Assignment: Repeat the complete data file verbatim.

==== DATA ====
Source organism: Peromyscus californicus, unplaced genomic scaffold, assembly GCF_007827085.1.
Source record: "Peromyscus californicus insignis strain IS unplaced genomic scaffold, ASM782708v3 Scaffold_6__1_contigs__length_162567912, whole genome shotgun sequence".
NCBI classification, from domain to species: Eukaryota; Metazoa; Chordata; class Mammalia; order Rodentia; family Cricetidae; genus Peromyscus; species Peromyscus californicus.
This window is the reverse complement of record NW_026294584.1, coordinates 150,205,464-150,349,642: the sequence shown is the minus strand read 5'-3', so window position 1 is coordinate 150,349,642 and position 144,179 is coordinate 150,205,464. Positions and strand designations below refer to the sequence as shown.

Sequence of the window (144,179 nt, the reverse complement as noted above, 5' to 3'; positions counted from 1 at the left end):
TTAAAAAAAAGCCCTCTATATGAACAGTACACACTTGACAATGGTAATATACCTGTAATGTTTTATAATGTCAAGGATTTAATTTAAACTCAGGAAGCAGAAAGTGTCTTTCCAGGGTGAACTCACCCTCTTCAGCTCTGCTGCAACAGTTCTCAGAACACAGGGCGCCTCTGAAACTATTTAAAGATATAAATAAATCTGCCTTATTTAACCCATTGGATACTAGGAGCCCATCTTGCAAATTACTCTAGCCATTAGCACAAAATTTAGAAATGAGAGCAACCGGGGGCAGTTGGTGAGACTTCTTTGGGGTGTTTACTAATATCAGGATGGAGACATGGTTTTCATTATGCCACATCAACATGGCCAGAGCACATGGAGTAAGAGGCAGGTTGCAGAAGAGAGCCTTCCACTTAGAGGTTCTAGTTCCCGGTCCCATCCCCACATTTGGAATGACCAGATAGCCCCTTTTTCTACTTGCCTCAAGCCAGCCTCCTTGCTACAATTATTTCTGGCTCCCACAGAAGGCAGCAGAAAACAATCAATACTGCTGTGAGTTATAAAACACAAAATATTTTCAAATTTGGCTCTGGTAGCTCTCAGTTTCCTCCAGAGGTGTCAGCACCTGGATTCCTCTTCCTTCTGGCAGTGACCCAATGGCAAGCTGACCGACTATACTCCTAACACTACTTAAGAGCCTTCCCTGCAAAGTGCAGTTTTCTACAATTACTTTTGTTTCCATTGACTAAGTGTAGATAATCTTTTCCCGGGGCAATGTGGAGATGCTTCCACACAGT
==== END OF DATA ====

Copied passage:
Source organism: Peromyscus californicus, unplaced genomic scaffold, assembly GCF_007827085.1.
Source record: "Peromyscus californicus insignis strain IS unplaced genomic scaffold, ASM782708v3 Scaffold_6__1_contigs__length_162567912, whole genome shotgun sequence".
NCBI classification, from domain to species: Eukaryota; Metazoa; Chordata; class Mammalia; order Rodentia; family Cricetidae; genus Peromyscus; species Peromyscus californicus.
This window is the reverse complement of record NW_026294584.1, coordinates 150,205,464-150,349,642: the sequence shown is the minus strand read 5'-3', so window position 1 is coordinate 150,349,642 and position 144,179 is coordinate 150,205,464. Positions and strand designations below refer to the sequence as shown.

Sequence of the window (144,179 nt, the reverse complement as noted above, 5' to 3'; positions counted from 1 at the left end):
TTAAAAAAAAGCCCTCTATATGAACAGTACACACTTGACAATGGTAATATACCTGTAATGTTTTATAATGTCAAGGATTTAATTTAAACTCAGGAAGCAGAAAGTGTCTTTCCAGGGTGAACTCACCCTCTTCAGCTCTGCTGCAACAGTTCTCAGAACACAGGGCGCCTCTGAAACTATTTAAAGATATAAATAAATCTGCCTTATTTAACCCATTGGATACTAGGAGCCCATCTTGCAAATTACTCTAGCCATTAGCACAAAATTTAGAAATGAGAGCAACCGGGGGCAGTTGGTGAGACTTCTTTGGGGTGTTTACTAATATCAGGATGGAGACATGGTTTTCATTATGCCACATCAACATGGCCAGAGCACATGGAGTAAGAGGCAGGTTGCAGAAGAGAGCCTTCCACTTAGAGGTTCTAGTTCCCGGTCCCATCCCCACATTTGGAATGACCAGATAGCCCCTTTTTCTACTTGCCTCAAGCCAGCCTCCTTGCTACAATTATTTCTGGCTCCCACAGAAGGCAGCAGAAAACAATCAATACTGCTGTGAGTTATAAAACACAAAATATTTTCAAATTTGGCTCTGGTAGCTCTCAGTTTCCTCCAGAGGTGTCAGCACCTGGATTCCTCTTCCTTCTGGCAGTGACCCAATGGCAAGCTGACCGACTATACTCCTAACACTACTTAAGAGCCTTCCCTGCAAAGTGCAGTTTTCTACAATTACTTTTGTTTCCATTGACTAAGTGTAGATAATCTTTTCCCGGGGCAATGTGGAGATGCTTCCACACAGT